• Recent trends in international migration

    International migration is receiving greater attention. This chapter provides a short overview of migration over the last 200 years to provide some context. It then describes the trends between 1995 and 2015 using data from the UNDESA released in 2016 and the new three-way classification of countries developed in this report. It highlights the main countries of origin and destination as well as the main migration corridors. It shows the impact of the 2008/09 economic crisis on migration flows. It highlights how country location and other specificities have a strong effect on the broad relationship between emigration rates and increasing GDP per capita in developing countries. Finally, it details the changes in the demographic and educational characteristics of migrants between 2000 and 2010, the last year for which such detailed information is available.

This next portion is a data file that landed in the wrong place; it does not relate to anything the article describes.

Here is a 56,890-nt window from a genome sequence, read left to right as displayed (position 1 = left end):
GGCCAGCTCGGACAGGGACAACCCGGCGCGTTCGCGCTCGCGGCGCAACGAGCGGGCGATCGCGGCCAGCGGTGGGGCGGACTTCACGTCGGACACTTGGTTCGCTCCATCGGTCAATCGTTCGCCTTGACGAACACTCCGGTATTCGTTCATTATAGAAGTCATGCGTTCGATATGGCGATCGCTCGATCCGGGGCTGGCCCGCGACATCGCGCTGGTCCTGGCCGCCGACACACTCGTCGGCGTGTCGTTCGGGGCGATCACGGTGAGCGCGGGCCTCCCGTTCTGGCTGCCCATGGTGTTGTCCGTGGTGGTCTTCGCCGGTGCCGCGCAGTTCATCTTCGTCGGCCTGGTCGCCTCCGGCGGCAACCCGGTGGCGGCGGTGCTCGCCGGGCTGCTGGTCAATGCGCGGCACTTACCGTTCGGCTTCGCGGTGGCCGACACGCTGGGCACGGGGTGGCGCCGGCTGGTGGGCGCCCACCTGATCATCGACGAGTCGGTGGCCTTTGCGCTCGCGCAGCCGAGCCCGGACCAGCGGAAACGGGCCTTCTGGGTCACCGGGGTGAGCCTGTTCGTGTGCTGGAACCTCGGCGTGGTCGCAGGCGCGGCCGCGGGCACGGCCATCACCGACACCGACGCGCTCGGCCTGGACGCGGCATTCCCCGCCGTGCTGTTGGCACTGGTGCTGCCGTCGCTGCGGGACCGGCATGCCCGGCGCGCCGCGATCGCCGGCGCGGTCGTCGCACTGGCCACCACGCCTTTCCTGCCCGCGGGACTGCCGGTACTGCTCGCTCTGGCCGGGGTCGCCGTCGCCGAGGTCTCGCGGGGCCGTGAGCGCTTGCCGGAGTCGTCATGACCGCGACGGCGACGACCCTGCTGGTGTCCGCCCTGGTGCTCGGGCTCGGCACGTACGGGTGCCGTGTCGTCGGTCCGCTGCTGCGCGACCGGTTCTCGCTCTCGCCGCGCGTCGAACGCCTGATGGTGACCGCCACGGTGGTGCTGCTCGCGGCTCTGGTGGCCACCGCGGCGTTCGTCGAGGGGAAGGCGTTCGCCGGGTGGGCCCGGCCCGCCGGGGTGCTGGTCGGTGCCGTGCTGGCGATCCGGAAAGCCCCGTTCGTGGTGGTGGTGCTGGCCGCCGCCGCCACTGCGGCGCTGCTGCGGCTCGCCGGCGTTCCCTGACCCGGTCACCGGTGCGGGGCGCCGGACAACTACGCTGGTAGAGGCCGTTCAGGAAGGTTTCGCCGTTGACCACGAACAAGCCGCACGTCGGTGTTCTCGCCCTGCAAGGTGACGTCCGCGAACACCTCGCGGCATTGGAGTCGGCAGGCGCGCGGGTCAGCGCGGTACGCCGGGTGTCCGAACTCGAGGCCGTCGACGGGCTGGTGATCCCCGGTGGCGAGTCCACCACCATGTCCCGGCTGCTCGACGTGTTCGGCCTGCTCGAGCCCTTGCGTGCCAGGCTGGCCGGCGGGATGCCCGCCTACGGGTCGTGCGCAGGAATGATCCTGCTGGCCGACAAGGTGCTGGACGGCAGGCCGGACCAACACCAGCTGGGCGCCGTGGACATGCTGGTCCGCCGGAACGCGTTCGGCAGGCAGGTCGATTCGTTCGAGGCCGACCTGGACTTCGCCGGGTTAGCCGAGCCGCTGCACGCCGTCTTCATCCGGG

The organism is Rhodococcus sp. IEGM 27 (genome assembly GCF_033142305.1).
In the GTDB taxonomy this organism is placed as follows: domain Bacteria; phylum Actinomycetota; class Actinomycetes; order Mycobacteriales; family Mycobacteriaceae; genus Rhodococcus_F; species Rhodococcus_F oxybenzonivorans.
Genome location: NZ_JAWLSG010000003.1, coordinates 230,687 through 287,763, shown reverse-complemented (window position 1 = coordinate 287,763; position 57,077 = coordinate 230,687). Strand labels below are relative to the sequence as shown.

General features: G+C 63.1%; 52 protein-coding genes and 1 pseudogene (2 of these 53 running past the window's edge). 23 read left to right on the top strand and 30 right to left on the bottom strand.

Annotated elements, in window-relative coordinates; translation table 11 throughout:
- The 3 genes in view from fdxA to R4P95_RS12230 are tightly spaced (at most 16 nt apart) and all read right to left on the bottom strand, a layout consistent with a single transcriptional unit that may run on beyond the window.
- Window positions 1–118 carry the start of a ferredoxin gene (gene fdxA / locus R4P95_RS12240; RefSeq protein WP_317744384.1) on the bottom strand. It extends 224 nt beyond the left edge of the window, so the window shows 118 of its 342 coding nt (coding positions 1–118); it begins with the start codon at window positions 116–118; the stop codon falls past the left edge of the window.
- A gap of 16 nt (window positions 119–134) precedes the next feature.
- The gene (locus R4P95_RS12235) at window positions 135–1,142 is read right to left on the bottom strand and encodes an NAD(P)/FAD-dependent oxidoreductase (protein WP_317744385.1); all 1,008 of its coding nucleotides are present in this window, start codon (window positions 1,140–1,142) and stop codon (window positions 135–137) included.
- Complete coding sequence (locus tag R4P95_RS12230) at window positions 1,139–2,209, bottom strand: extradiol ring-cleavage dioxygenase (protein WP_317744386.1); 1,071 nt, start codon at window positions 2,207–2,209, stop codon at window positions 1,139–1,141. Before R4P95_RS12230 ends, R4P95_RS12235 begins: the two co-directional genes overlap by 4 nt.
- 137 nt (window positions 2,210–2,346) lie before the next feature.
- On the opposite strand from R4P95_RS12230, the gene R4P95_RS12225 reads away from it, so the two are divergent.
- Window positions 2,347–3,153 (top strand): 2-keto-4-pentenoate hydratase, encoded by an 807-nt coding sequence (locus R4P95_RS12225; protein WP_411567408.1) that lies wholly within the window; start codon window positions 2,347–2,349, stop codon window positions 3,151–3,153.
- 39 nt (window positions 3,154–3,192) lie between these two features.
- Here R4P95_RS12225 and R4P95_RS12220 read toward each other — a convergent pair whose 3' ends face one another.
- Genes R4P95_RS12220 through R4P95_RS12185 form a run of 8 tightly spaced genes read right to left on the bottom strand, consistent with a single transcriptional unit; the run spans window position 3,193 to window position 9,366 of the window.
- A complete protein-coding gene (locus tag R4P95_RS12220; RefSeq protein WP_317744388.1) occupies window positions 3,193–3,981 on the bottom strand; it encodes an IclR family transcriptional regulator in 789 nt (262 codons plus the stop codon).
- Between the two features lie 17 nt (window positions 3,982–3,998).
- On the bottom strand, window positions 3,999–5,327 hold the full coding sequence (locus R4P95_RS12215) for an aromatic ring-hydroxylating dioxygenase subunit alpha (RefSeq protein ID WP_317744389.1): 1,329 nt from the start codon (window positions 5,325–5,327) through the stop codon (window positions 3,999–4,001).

• Key drivers of recent international migration

    Prosperous countries attract migrants but economic considerations are not the only factors driving people to leave their country of birth. Other drivers include factors like geographical and cultural distance, levels of educational achievement and the influence exerted by migrants who have already established themselves abroad. This chapter provides an overview of the major drivers both economic and otherwise that explain the evolution of migration patterns from 1995 to 2015. It investigates the conditions that continue to attract more migrants to developed countries than to economies that experienced high and sustained economic growth. And it describes how in these countries new opportunities provided by economic development have perhaps counterintuitively led to increased emigration.

  • How public policies affect migration flows